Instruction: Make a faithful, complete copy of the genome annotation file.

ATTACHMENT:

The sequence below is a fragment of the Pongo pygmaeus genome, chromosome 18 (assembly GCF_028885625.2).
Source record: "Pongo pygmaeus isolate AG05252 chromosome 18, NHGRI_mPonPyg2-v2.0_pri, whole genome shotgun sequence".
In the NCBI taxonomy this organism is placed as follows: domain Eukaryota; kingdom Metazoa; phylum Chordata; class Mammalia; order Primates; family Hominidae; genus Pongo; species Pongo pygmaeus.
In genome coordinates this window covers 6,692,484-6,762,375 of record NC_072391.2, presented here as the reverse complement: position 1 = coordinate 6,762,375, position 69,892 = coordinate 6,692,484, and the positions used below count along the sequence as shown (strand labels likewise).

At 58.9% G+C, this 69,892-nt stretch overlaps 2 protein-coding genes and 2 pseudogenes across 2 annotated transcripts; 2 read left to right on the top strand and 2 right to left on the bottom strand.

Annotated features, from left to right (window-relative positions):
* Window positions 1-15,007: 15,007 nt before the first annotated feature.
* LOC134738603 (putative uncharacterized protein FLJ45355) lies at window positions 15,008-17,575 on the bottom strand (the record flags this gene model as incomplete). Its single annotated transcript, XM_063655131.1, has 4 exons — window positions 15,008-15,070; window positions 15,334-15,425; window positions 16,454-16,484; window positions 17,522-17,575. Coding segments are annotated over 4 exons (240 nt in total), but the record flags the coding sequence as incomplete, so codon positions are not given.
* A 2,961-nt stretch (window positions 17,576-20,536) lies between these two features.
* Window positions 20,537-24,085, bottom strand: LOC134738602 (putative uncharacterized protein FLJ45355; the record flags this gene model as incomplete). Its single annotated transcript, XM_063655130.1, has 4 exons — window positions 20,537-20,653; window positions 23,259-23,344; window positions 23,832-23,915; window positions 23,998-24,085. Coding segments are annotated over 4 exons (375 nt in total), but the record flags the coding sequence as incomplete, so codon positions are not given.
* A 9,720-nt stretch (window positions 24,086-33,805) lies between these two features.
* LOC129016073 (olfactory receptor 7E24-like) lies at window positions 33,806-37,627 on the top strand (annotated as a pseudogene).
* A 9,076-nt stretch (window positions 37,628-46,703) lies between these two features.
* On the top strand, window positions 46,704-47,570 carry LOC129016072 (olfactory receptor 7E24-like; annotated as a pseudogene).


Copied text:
The sequence below is a fragment of the Pongo pygmaeus genome, chromosome 18 (assembly GCF_028885625.2).
Source record: "Pongo pygmaeus isolate AG05252 chromosome 18, NHGRI_mPonPyg2-v2.0_pri, whole genome shotgun sequence".
In the NCBI taxonomy this organism is placed as follows: domain Eukaryota; kingdom Metazoa; phylum Chordata; class Mammalia; order Primates; family Hominidae; genus Pongo; species Pongo pygmaeus.
In genome coordinates this window covers 6,692,484-6,762,375 of record NC_072391.2, presented here as the reverse complement: position 1 = coordinate 6,762,375, position 69,892 = coordinate 6,692,484, and the positions used below count along the sequence as shown (strand labels likewise).

At 58.9% G+C, this 69,892-nt stretch overlaps 2 protein-coding genes and 2 pseudogenes across 2 annotated transcripts; 2 read left to right on the top strand and 2 right to left on the bottom strand.

Annotated features, from left to right (window-relative positions):
* Window positions 1-15,007: 15,007 nt before the first annotated feature.
* LOC134738603 (putative uncharacterized protein FLJ45355) lies at window positions 15,008-17,575 on the bottom strand (the record flags this gene model as incomplete). Its single annotated transcript, XM_063655131.1, has 4 exons — window positions 15,008-15,070; window positions 15,334-15,425; window positions 16,454-16,484; window positions 17,522-17,575. Coding segments are annotated over 4 exons (240 nt in total), but the record flags the coding sequence as incomplete, so codon positions are not given.
* A 2,961-nt stretch (window positions 17,576-20,536) lies between these two features.
* Window positions 20,537-24,085, bottom strand: LOC134738602 (putative uncharacterized protein FLJ45355; the record flags this gene model as incomplete). Its single annotated transcript, XM_063655130.1, has 4 exons — window positions 20,537-20,653; window positions 23,259-23,344; window positions 23,832-23,915; window positions 23,998-24,085. Coding segments are annotated over 4 exons (375 nt in total), but the record flags the coding sequence as incomplete, so codon positions are not given.
* A 9,720-nt stretch (window positions 24,086-33,805) lies between these two features.
* LOC129016073 (olfactory receptor 7E24-like) lies at window positions 33,806-37,627 on the top strand (annotated as a pseudogene).
* A 9,076-nt stretch (window positions 37,628-46,703) lies between these two features.
* On the top strand, window positions 46,704-47,570 carry LOC129016072 (olfactory receptor 7E24-like; annotated as a pseudogene).